Wednesday, 25 February 2015

Being Proud Of My Banana

        A few nights ago, I had a very good laugh...a loud hearty laugh. Hubby came in to consult me on a problem, as he always does. In collaboration with the United Kingdom, he is heading a drug research trial in his Emergency Department. It requires him to email his counterparts in the UK for frequent updates on the progress of the trial. That evening, he received an email from his UK consultant, requesting his help to translate some attached documents into Chinese (for the Langkawi Hospital doctors who somehow needed Chinese instructions on how to run the drug research trial).
        "How ah? How to reply Liz?" implored hubby urgently.
        It took me a few seconds to digest the entire "crisis" and then, the ludicrous request sent me into booming laughter. Hubby dearest is the least likely candidate who can successfully translate the documents into Chinese due to the fact that he cannot converse decently in any Chinese dialect, let alone read and write Mandarin. I was laughing hard, not because of hubby's limitations in Chinese, but because of the unexpected yet impossible request.
        Yes, hubby dearest is a Banana (Xiangjiao Ren). Labelling a person with the derogatory term of Banana can be very hurtful and sensitive as it mocks a person for being yellow (Chinese) on the outside but white (Westernised) on the inside.
        But hubby dearest is not ashamed of being a Banana. "Why should I be? It does not make me any less Chinese! And I should not be ashamed of something which is not my fault (referring to not having any chance to learn and speak Mandarin)!"
        This brings to mind a short YouTube video that I watched and applauded some time ago. This was one of those Alvivi videos minus the hot steamy sex scenes. In case you are wondering who Alvivi is, it's the infamous duo, Alvin Tan and Vivian Lee, who stirred the nation with their sex video. I must give Alvin Tan credit for being creative and pointblank. His video (not the sex one) on the discrimination faced by Bananas really sent the message home, loud and clear.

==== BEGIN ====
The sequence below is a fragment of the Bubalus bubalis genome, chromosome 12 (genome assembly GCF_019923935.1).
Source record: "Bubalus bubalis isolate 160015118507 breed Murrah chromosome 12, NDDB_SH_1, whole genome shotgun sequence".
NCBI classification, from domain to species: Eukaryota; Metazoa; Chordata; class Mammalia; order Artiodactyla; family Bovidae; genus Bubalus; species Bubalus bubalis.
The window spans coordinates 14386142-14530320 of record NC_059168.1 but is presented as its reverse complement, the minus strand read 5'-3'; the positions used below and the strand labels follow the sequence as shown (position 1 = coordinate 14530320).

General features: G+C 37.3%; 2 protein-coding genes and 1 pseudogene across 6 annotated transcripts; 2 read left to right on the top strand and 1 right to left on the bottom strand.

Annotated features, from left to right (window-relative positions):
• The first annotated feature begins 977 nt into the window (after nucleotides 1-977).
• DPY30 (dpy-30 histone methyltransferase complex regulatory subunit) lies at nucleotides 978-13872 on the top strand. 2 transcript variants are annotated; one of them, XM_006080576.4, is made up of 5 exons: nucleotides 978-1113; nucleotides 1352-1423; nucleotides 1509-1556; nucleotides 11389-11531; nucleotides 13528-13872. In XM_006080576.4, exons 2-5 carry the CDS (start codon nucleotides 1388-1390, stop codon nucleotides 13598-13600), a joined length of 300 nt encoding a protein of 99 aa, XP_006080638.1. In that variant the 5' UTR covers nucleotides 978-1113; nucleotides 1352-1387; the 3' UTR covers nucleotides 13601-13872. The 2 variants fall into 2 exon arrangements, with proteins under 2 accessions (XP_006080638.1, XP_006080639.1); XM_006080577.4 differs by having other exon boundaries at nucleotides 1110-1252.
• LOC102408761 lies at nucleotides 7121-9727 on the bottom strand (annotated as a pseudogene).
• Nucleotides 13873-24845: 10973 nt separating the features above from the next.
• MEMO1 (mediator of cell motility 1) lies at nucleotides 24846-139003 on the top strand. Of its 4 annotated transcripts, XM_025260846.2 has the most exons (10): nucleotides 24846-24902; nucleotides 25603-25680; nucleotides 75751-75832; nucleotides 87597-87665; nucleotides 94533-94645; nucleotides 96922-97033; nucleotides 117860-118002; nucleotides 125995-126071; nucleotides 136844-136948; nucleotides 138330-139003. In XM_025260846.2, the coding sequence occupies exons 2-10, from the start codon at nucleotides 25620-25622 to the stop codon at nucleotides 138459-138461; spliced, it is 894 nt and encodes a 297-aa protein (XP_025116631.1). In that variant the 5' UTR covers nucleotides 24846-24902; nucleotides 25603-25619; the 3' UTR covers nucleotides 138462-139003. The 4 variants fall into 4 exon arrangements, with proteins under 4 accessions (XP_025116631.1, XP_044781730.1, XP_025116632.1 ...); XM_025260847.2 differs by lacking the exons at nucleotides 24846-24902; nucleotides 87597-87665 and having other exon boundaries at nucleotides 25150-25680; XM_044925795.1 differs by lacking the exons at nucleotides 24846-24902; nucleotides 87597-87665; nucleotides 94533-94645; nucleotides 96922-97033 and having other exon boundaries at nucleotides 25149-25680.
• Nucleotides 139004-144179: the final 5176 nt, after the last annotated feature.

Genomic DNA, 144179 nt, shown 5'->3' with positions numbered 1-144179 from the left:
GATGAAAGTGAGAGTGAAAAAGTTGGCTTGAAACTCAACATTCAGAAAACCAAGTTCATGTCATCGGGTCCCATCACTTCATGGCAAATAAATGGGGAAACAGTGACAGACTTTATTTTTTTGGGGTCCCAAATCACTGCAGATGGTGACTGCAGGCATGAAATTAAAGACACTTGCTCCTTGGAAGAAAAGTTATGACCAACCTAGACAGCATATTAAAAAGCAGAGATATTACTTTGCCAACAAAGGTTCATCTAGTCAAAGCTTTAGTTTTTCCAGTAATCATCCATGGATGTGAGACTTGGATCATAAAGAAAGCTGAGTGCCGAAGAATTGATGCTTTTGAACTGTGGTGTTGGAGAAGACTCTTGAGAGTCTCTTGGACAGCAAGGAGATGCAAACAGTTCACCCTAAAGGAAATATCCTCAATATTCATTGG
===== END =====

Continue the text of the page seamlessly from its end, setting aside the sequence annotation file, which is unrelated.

Bananas should not be looked down upon, and neither should they be discriminated against. They did not ask to not speak Chinese at home. They did not ask to be sent to Malay medium schools, where Chinese is not taught. They did not choose voluntarily not to learn Chinese.
        And when you laugh at Bananas struggling to string a sentence in Chinese, stop! Reflect on how you, after 11 years of learning English in schools, speak, read and write English!

        Back to hubby's moment of "crisis", I advised him to tell Liz the truth that he cannot speak and write Chinese. Hubby nodded sagely and went out to compose the email. He returned very soon to show me the draft :
"Dear Liz,
I regret to inform you that I am unable to help you in this matter. I am a Banana, which means I am a Chinese who does not speak, read and write Chinese."

        Hubby walks with his head held high for being a Banana. And I am proud of my Banana.


  1. I am also a Banana. I tried learning Mandarin on my own but failed miserably! All forgotten now! But I do understand a little bit of Mandarin only. Lol!

    1. I can read Mandarin characters...only when they concern food! Hahahah!